Perhaps they will, but when you go straight to the benefit, you don’t have to rely on the customer to make the connection; you have made it for them, which makes it easier for them to “get it” and convert.
In a way, when your copy is too feature-focused, you are really writing about yourself. After all, you work diligently to offer your customers the best products and services and it’s very tempting to let them know about all your work.
But you should highlight every feature as a benefit for the customer and here’s why:
- Feature-focused copy is really about you: “We Offer 24/7 Customer Service”
- Benefit-focused copy appeals to your customers’ personal interest: “Get straight answers to all your questions any time of day or night.”
If you were selling music lessons, what points would you highlight in the copy? Your many years of experience? The variety of instruments that you teach? That you will customize lessons to each student?
Or would your copy read: “Music is a Mind Builder?”
The Royal Conservatory of Music landing page is a mini-textbook on benefit-driven landing page copy. And here is some of what it shows you:
- Immediately appeal to the customers’ personal interest – In this case, their children’s wellbeing and growth
- Put the “action” of providing that wellbeing into the customers’ hands. Instead of saying “we will unleash your child’s potential…”, the copy tells the customer that she will “Unleash your child’s potential…”
- Questions are a great way to engage visitors. “Looking for a music teacher?” is a question that a massive percentage of visitors to a music school’s website will have. So the answer is most likely “yes”. And the more your web visitors say “yes” while on your site, the more likely they will be to convert
3. Make the Call to Action
It’s the oldest rule of selling: you must ask for the sale. Just like you shouldn’t leave it up to the customer to connect your features with their benefits, expecting them to buy just because of the awesomeness of your offer is a great way to lose a sale.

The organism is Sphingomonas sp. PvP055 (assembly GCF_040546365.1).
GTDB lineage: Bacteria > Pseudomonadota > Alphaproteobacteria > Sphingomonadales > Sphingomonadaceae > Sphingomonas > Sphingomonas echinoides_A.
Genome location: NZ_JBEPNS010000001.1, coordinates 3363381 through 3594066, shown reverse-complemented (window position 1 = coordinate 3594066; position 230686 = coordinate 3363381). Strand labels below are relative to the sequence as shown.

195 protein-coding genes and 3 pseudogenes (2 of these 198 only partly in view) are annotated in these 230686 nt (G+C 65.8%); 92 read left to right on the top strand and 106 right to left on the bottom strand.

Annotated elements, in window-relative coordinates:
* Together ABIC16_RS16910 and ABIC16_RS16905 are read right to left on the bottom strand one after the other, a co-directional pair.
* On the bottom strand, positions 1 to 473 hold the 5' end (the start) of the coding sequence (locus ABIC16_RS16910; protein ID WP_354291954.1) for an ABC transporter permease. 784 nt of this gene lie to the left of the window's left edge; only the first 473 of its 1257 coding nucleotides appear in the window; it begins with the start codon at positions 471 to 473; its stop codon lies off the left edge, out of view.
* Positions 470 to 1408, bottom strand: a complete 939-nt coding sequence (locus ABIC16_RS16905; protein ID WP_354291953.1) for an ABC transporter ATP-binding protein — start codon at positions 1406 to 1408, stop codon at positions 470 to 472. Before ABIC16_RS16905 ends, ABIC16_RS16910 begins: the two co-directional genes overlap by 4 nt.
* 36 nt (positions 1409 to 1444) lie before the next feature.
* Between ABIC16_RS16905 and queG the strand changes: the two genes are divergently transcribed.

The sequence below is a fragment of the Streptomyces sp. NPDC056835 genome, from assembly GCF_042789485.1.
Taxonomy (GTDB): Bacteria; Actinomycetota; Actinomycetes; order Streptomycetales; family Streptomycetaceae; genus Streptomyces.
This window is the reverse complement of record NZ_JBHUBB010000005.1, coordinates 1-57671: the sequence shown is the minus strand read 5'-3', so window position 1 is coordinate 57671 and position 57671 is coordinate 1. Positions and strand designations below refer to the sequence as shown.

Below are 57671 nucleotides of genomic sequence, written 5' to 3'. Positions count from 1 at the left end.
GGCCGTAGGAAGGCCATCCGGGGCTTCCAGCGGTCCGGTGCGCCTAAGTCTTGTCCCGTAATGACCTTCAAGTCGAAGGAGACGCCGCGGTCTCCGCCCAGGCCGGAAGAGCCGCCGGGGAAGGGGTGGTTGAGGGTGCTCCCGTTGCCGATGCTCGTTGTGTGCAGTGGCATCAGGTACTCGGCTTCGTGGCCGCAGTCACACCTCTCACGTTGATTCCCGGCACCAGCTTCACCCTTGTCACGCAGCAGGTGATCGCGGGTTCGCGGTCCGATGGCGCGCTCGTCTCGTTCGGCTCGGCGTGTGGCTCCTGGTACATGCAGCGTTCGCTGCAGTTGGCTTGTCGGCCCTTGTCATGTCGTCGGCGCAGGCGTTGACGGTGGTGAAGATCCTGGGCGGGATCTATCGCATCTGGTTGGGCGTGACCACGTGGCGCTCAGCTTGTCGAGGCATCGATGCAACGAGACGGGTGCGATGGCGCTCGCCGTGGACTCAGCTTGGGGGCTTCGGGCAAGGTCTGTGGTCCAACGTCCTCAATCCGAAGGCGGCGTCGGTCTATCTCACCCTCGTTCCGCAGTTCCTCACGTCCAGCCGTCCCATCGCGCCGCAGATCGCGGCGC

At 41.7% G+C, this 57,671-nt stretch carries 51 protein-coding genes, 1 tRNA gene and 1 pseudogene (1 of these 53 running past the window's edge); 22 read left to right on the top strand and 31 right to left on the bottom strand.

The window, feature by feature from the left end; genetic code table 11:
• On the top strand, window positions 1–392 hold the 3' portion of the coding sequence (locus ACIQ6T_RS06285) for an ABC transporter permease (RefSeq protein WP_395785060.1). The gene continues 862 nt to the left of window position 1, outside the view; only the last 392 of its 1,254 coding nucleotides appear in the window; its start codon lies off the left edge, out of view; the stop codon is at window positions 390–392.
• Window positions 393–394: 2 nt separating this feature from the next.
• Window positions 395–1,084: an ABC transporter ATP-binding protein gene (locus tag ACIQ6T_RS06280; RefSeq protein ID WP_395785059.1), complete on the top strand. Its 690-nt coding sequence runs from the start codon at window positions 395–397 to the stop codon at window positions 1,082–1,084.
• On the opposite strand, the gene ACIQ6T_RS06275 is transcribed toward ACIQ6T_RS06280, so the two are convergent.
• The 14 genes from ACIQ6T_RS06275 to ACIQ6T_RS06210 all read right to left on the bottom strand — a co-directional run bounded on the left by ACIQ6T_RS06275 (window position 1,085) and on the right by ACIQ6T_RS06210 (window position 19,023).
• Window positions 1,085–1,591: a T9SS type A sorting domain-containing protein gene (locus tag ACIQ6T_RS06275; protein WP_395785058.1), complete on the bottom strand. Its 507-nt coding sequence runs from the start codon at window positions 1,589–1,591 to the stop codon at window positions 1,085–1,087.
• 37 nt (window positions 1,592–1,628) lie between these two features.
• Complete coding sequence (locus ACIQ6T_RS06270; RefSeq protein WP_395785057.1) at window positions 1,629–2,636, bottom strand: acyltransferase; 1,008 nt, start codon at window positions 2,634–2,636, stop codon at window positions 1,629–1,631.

Your call to action is the online equivalent of asking for the sale or conversion. In a face-to-face sale, when the customer appears ready to buy, you might ask: “can I wrap this up for your?” or “are you ready to take delivery?”
On the other hand, you would never ask “are you ready to submit your personal information” or “do you want register?” If the copy on your call-to-action buttons speaks to customers this way, you’re not likely to get as many conversions.
Why? For the same reasons that you use your copy to tell the customer what’s different about you and what benefits your products hold for them. They are profoundly self-indulged when searching online for a product or service and even your CTA must feed that indulgence.
Rosetta Stone does an admirable job of writing call-to-action copy aimed squarely at the customer’s personal interest.
Ready for a FREE Demo? “Free” is probably the most powerful conversion trigger of all time. It implies the visitor can get what she came for without making a commitment.
And Rosetta Stone hits it out of the park by using a call to action within a call to action. “Select a Language” appeals to the customer desire to learn a new language. And when they do, they have almost unconsciously taken Rosetta Stone’s CTA.
Judging from the vast majority of landing pages, most digital marketers underestimate the importance of their landing page copy for conversion optimization. But that state of affairs gives you a ripe opportunity to leapfrog your competition.
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The Art and Science of Converting Prospects to Customers
By Khalid Saleh and Ayat Shukairy